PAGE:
Cincinnatians Speak Out: Duke Energy, Were Sick of Relying on Dirty Coal

by Kate Melges

September 1, 2011

Greenpeace activists gather outside the first hearing on Duke's rate plan for Southwestern Ohio.

Concerned residents of Cincinnati, young and old, came out to the first of four Public Utilities Commission of Ohio hearings on Duke Energys rate plan to testify that they are sick of being held back by Dukes reliance on dirty coal power. RSVP to the last hearing in Cincinnati on September 9th at 12:30pm at Cincinnati City Hall.

Some testified as to their trouble breathing while participating in outdoor activities in Cincinnati. Jenna Taylor told PUCO members she dreams of the day when she can play softball and not worry about needing her inhaler to be outside.

Valerie Corwin, a resident of New Richmond, OH where the Beckjord coal plant is located, testified about the thick, black soot she has to wipe off her car every day that comes from the nearby stacks. Valerie also spoke of family members that have passed away due to illnesses she thinks have been exacerbated or even caused by the pollution from Beckjord.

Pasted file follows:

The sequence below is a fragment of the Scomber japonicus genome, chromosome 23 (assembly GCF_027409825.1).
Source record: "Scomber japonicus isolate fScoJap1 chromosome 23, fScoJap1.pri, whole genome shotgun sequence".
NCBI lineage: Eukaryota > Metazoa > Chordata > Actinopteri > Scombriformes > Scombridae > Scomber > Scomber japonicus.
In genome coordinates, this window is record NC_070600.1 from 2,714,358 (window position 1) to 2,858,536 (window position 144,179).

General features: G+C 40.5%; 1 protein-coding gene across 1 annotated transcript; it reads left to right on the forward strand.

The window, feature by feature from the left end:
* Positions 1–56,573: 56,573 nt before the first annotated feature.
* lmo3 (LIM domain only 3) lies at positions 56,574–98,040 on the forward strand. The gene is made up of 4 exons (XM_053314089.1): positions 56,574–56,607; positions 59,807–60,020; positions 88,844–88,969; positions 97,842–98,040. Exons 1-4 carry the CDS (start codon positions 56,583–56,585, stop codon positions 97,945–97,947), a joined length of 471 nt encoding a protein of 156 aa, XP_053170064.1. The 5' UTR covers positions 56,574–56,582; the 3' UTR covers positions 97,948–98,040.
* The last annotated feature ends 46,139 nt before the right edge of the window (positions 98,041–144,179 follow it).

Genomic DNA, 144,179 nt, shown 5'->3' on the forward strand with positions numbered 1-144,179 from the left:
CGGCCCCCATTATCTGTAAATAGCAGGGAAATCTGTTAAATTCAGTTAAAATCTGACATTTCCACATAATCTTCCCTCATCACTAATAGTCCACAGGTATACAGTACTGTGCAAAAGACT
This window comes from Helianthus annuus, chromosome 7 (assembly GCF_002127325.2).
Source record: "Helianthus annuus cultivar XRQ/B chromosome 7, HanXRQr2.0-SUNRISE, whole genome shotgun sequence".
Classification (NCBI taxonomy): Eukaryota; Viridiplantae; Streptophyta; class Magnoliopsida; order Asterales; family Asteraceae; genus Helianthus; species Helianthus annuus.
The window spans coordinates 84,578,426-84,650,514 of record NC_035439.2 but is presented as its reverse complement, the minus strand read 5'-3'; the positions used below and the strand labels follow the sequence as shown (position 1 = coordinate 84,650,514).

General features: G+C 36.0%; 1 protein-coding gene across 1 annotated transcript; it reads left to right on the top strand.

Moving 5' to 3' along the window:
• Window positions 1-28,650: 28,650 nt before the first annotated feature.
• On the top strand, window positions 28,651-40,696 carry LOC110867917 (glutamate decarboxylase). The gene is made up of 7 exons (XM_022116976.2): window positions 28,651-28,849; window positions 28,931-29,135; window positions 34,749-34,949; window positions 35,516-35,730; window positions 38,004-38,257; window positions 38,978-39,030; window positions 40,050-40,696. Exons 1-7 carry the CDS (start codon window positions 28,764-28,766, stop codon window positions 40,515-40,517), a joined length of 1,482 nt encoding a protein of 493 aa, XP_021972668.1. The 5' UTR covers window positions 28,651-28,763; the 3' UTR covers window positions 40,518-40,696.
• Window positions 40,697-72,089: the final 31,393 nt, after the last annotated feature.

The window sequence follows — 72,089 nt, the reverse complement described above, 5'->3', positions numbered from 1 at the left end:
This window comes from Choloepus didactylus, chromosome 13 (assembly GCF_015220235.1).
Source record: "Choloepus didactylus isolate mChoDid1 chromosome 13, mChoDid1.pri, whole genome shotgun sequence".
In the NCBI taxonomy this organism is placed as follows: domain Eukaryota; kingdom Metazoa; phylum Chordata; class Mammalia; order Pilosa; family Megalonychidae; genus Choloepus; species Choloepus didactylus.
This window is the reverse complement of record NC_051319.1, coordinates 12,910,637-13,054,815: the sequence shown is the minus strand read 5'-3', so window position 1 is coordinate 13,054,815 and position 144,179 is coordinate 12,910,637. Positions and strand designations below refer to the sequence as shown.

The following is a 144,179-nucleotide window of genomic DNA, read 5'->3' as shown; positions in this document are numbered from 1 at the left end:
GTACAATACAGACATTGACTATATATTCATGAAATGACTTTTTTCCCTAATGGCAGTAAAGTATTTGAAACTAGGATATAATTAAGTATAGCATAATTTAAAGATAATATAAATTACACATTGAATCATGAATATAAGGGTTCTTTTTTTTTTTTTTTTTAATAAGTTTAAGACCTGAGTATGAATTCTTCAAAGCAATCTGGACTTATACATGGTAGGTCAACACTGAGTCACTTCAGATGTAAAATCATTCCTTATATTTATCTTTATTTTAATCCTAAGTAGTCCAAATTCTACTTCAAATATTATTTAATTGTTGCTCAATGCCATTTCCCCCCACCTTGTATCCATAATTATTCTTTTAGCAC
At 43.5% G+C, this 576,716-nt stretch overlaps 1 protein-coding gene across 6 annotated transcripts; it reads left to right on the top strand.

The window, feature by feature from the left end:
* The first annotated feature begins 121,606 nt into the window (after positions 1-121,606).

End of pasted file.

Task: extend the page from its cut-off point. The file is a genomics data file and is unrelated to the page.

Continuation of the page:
Many residents also testified that they object to the outrageous idea that Duke would still be allowed to pass along costs to former customers who have since switched power providers in the form of riders. That means even someone who buys renewable energy from a provider like Cincinnati Bell is paying for Dukes coal plants!

“We are not here to bail out Duke, said one customer succinctly. If Duke wants to hold onto its coal plants despite their age and threat to the community, the PUCO should make the company bear that financial risk and not ratepayers.

Do you live near Cincinnati? We need you to tell Duke that we are ready to move away from coal!

RSVP for the hearing on September 9th.

Trainings to testify at the hearing will take place Tuesday 9/6, Wednesday 9/7 and Thursday 9/8 @ 6:00pm at the Greenpeace office at 117 E. 12th Street, Cincinnati, Ohio 45202.

Kate Melges

By Kate Melges

Kate Melges is an oceans campaigner based in Seattle. She leads Greenpeace’s Ocean Plastics work. Kate’s focus is ending the flow of plastic pollution into the ocean.

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